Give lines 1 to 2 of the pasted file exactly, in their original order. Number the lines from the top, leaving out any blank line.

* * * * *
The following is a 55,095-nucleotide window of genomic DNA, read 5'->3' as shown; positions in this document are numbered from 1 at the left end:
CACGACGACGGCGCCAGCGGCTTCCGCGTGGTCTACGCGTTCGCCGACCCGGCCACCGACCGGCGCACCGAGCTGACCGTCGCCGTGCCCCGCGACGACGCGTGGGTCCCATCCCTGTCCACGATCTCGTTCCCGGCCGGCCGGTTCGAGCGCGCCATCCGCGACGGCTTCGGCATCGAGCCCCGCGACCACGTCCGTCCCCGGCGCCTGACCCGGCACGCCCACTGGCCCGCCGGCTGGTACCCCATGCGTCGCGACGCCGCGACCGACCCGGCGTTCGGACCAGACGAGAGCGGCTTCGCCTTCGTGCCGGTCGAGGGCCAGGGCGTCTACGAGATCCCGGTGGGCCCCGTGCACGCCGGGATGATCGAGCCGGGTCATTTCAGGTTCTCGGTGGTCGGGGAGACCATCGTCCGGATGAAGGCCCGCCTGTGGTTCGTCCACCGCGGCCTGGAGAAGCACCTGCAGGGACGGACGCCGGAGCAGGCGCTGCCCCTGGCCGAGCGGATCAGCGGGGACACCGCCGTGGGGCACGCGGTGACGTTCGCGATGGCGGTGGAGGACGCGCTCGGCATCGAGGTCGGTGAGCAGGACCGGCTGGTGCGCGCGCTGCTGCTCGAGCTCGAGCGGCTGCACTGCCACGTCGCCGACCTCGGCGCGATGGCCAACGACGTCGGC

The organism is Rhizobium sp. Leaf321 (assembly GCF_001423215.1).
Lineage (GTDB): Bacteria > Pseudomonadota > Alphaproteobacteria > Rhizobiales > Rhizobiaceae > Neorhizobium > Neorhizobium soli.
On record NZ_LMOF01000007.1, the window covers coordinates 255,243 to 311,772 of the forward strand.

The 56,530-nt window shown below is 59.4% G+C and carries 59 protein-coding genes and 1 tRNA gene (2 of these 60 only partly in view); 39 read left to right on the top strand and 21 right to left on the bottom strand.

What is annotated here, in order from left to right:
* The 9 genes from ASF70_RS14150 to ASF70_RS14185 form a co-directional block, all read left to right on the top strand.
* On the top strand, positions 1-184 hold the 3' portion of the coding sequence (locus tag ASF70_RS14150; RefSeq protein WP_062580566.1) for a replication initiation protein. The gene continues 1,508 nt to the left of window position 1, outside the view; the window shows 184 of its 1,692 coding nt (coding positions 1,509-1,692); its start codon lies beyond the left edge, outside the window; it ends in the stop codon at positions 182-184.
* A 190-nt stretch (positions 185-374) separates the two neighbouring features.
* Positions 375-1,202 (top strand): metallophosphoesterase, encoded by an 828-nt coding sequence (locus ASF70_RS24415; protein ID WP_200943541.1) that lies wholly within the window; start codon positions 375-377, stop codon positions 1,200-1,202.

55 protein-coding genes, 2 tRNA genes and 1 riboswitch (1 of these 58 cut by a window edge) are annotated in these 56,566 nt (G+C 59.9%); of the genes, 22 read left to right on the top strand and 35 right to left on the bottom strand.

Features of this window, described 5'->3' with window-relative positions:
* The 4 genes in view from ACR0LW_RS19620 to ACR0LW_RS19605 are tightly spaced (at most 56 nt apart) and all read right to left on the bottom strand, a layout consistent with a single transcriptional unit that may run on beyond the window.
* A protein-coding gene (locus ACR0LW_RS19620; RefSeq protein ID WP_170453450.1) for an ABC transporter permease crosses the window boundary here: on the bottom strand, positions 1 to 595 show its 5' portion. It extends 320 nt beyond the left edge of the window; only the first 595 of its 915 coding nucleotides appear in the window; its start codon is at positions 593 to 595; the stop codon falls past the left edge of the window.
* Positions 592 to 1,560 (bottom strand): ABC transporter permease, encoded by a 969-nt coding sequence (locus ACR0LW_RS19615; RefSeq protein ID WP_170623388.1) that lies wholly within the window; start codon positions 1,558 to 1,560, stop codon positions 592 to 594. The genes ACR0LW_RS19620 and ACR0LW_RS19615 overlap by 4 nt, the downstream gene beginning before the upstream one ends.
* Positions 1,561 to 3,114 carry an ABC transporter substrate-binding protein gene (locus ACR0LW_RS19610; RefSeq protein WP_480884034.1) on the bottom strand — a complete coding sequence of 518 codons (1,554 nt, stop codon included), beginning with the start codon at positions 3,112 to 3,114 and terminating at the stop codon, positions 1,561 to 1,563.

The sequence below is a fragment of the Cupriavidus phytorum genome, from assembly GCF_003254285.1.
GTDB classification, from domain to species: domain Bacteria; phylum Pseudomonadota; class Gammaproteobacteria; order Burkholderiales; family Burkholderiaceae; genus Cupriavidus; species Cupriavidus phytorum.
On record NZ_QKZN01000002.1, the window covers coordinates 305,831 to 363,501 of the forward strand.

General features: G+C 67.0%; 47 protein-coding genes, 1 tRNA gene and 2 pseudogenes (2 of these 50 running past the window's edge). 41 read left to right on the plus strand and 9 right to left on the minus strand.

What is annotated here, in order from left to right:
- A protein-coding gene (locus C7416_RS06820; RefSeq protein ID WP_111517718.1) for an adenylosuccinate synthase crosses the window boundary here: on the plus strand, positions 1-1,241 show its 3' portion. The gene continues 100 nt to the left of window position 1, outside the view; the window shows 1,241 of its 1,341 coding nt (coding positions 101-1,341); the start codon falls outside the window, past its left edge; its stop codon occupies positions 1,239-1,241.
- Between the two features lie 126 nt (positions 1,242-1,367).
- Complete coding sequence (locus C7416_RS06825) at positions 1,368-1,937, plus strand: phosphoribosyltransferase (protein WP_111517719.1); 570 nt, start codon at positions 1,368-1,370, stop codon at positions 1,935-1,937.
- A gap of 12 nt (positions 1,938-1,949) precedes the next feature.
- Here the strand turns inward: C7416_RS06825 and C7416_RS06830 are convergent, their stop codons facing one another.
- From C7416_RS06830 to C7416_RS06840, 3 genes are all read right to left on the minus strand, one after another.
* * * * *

The following is a 55,095-nucleotide window of genomic DNA, read 5'->3' as shown; positions in this document are numbered from 1 at the left end:
CACGACGACGGCGCCAGCGGCTTCCGCGTGGTCTACGCGTTCGCCGACCCGGCCACCGACCGGCGCACCGAGCTGACCGTCGCCGTGCCCCGCGACGACGCGTGGGTCCCATCCCTGTCCACGATCTCGTTCCCGGCCGGCCGGTTCGAGCGCGCCATCCGCGACGGCTTCGGCATCGAGCCCCGCGACCACGTCCGTCCCCGGCGCCTGACCCGGCACGCCCACTGGCCCGCCGGCTGGTACCCCATGCGTCGCGACGCCGCGACCGACCCGGCGTTCGGACCAGACGAGAGCGGCTTCGCCTTCGTGCCGGTCGAGGGCCAGGGCGTCTACGAGATCCCGGTGGGCCCCGTGCACGCCGGGATGATCGAGCCGGGTCATTTCAGGTTCTCGGTGGTCGGGGAGACCATCGTCCGGATGAAGGCCCGCCTGTGGTTCGTCCACCGCGGCCTGGAGAAGCACCTGCAGGGACGGACGCCGGAGCAGGCGCTGCCCCTGGCCGAGCGGATCAGCGGGGACACCGCCGTGGGGCACGCGGTGACGTTCGCGATGGCGGTGGAGGACGCGCTCGGCATCGAGGTCGGTGAGCAGGACCGGCTGGTGCGCGCGCTGCTGCTCGAGCTCGAGCGGCTGCACTGCCACGTCGCCGACCTCGGCGCGATGGCCAACGACGTCGGC